We stayed at my double-cousin Di’s house. (Double in that our mothers were sisters and our fathers were brothers. Same gene pool.)
Now, one of my many disabilities is that when I get emotional, my crying can turn into giggling at the snap of a finger. And it doesn't take much.
Like when my sister and I were holding vigil at Evie’s bed side and the man in the blazer walked into the room and introduced himself as Sister Judith. And started to say a prayer.
I peed a little.
And when we were supposed to meet Di for dinner and were running late and my sister Jean Anne called the restaurant to let them know we would be late. And proceeded to order her salad in “Sally” fashion over the phone. Again, at Evie's bed side.
“I’ll take the Cobb salad, no bacon, extra tomatoes, hold the onions, substitute olives for croutons. And dressing on the side.”
I peed a little.
And when I escorted a sweet old lady who walked like ET to the ICU. The doors opened toward us and as she took a step into the room the doors began to close and catapulted her into the ICU not unlike a football through the goal posts at a Buffalo Bills Game.
Yep. I peed a little.
I had only one pair of jeans with me and I was beginning to smell like a day care center.
When I asked Di if I could wash my jeans at her house she laughed. Apparently, building a nuclear plant is less complicated than doing laundry there. Remember the game Mousetrap? You got the picture.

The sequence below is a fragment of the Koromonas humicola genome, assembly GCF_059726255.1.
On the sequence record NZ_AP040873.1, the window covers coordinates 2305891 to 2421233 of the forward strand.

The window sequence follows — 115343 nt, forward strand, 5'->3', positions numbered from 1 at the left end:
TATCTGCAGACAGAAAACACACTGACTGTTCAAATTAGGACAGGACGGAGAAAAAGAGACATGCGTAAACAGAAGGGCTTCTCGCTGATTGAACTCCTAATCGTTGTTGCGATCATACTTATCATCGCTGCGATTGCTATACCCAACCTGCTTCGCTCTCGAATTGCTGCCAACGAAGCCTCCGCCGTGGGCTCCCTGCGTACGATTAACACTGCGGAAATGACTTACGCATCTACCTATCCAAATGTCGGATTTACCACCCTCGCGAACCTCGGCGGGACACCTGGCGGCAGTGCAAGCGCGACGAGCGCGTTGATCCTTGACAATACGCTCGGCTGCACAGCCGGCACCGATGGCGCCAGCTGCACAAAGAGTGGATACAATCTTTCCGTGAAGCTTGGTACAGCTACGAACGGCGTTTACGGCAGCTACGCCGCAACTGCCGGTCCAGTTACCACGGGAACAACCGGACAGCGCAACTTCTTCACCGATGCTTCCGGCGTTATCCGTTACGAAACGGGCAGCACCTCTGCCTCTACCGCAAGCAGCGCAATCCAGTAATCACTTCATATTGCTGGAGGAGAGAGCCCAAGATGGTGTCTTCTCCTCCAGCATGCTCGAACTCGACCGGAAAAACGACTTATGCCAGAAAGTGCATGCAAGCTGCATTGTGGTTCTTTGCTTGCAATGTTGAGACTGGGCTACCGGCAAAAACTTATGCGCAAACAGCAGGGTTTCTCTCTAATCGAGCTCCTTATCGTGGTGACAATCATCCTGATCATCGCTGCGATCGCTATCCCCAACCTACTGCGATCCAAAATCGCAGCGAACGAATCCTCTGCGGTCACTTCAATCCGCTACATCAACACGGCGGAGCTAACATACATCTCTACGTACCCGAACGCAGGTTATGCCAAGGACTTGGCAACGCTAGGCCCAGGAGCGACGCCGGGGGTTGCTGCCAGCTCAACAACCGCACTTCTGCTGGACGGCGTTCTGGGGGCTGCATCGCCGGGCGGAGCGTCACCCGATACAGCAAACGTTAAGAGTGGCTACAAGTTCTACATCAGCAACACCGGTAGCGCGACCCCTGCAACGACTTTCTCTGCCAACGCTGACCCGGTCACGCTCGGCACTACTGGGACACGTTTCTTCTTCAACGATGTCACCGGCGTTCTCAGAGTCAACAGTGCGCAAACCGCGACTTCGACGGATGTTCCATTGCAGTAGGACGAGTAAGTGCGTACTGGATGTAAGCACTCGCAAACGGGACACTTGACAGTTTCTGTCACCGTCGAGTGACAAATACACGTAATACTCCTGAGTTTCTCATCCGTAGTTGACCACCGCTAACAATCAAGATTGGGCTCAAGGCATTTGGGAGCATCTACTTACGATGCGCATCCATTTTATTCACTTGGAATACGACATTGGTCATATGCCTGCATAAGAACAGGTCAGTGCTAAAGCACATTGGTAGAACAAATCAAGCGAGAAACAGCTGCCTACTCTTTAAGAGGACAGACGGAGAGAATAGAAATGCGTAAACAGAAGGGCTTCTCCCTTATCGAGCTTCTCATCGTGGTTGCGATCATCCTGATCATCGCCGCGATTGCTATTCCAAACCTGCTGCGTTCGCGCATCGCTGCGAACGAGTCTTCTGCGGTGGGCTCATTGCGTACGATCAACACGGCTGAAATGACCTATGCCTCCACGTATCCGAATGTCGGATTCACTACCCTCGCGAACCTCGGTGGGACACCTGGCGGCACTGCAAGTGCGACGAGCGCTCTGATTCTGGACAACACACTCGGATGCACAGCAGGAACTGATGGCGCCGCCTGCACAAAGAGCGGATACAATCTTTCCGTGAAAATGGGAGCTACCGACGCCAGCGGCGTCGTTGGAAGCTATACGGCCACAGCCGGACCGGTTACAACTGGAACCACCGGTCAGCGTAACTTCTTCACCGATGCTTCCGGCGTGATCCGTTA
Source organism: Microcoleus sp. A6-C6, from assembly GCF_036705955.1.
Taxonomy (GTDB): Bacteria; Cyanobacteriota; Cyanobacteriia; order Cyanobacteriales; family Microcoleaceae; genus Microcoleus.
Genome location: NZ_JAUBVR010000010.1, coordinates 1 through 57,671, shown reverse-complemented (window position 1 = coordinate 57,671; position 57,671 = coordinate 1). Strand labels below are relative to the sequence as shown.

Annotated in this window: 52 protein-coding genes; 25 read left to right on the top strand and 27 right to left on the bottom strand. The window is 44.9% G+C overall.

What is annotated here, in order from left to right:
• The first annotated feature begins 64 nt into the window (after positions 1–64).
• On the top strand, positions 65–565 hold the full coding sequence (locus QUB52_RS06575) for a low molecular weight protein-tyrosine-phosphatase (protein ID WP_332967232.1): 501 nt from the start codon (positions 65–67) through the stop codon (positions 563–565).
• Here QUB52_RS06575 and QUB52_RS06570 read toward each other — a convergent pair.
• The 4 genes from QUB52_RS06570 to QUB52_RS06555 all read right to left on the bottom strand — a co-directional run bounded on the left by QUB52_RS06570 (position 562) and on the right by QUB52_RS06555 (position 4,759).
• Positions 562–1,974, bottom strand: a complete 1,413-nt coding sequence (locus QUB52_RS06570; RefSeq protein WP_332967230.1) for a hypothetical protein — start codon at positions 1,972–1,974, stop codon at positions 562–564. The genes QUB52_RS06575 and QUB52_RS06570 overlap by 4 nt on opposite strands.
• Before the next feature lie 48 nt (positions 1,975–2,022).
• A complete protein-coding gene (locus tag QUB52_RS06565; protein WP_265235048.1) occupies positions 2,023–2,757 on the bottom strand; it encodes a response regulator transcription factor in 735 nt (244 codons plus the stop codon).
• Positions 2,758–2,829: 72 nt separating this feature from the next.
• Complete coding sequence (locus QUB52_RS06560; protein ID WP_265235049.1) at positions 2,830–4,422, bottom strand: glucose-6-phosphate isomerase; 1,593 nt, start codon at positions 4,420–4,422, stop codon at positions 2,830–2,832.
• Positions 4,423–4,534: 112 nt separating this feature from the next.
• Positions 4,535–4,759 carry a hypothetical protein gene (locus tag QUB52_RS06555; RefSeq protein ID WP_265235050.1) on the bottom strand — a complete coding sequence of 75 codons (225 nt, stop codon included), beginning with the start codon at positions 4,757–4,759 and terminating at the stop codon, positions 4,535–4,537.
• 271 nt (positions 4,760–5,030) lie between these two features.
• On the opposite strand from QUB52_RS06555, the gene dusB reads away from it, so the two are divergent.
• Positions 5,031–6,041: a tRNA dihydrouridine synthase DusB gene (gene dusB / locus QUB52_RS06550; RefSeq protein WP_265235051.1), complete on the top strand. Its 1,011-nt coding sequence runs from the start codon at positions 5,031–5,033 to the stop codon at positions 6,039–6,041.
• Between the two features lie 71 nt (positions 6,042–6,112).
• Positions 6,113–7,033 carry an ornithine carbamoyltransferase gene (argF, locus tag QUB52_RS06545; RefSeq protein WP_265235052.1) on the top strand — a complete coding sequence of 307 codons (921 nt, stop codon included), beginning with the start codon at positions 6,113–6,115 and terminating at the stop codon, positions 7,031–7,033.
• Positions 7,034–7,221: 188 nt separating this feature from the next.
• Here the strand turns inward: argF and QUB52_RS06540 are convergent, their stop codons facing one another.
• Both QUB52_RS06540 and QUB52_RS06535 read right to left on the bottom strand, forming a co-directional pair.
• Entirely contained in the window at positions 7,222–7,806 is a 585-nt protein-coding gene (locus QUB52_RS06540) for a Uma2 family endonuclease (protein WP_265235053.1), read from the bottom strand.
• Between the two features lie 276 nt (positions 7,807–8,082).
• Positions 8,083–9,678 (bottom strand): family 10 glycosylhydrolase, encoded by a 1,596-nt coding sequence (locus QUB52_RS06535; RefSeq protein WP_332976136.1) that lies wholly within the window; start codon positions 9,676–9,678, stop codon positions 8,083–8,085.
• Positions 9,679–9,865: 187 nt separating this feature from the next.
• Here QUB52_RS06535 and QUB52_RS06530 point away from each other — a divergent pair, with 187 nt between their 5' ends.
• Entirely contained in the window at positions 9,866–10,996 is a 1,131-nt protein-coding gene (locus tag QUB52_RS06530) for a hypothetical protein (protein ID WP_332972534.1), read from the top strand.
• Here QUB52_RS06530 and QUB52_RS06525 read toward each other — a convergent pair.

At the rinse cycle, Di has to command the water flow, adeptly turning the spigot off and on, off and on, off and on, to prevent the water from back-flowing into the shower or toilet.
When I offered to do it, Di quickly refused. Apparently, an individual requires a minimum of 120 hours of experience before he or she can safely operate the appliance without supervision.
So I tossed my jeans into the washer, and, just for grins, added my panties.
The next morning I found my clean jeans folded neatly over the dryer door. The dryer itself was filled to the brim with the rest of the clean laundry. I decided to remove and fold the contents of said dryer in search of my panties.
Hours later I finished folding the laundry. My panties were missing.
Uh-oh. Where could they have gone? Were they in a toilet somewhere? Or in the shower? Or somewhere between?
It took hours, but I finally found them in the most unlikely of places.
Just kidding. That would have made a great ending to this story. Lest you lose sleep, I will let you know that the panties did show up. I don't know the details, but it has something to do with a neighbor's dishwasher.